Toronto, Sep 19: Nearly one in 10 Canadian experienced some sort of mental disorder last year, a government survey has revealed.
Approximately 2.8 million people, or 10.1 percent of the Canadians, aged 15 and older, reported symptoms consistent with at least one of six mental or substance use disorders in 2012, reported Xinhua citing the survey released by Statistics Canada, a federal government agency.
Measured by the first national population health survey, the six disorders were — major depressive episode, bipolar disorder, generalised anxiety disorder, and abuse of or dependence on alcohol, cannabis or other drugs, with major depressive episode being the most common type of mood disorder.
The survey showed there were higher rates of mood disorders and of generalised anxiety disorder among females, while males had higher rates of substance use disorders.
In the meantime, more youth — aged 15 to 24 — met the criteria for mood disorders and substance use disorders than any other age group, while the oldest age group — 65 and older — had the lowest rates of all disorders.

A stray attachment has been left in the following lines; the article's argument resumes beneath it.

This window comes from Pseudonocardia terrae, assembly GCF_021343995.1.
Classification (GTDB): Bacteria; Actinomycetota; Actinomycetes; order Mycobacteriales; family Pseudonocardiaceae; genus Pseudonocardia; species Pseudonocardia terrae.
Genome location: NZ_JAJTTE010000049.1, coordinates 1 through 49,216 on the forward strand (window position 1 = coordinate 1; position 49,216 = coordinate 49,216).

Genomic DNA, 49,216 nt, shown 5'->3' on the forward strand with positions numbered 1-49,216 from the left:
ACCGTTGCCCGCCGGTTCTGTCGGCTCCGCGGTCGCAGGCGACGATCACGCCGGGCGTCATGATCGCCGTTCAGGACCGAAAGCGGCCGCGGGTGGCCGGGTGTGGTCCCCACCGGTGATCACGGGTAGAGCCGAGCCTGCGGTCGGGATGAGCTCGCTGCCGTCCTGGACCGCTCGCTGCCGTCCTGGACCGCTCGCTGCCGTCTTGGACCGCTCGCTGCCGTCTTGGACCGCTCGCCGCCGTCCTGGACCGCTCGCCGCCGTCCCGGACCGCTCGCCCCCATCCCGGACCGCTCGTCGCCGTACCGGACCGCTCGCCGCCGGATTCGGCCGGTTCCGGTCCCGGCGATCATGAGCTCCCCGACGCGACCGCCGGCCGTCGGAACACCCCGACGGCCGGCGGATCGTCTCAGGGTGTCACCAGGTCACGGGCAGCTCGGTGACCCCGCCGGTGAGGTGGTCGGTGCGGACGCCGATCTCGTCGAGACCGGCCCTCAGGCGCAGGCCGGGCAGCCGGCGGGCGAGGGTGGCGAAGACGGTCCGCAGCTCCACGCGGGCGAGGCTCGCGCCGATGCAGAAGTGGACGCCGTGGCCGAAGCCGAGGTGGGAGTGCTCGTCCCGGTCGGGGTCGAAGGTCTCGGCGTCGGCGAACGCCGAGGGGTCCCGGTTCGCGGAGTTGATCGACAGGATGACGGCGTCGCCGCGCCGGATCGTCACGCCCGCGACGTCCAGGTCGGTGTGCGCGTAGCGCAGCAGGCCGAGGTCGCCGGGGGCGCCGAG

The survey also suggested that 17 percent of Canadians aged 15 and older, approximately 4.9 million individuals, experienced a need for mental health care, mainly for counselling among information, medication, counselling and other services.
It said having a mental or substance use disorder, experiencing higher levels of distress, or having two or more chronic physical health conditions were positively associated with reporting a need for mental health care.
Most perceived barriers to receiving mental health care were related to personal circumstances, such as being too busy, although almost one in five attributed their unmet need to features of the health care system, the study found.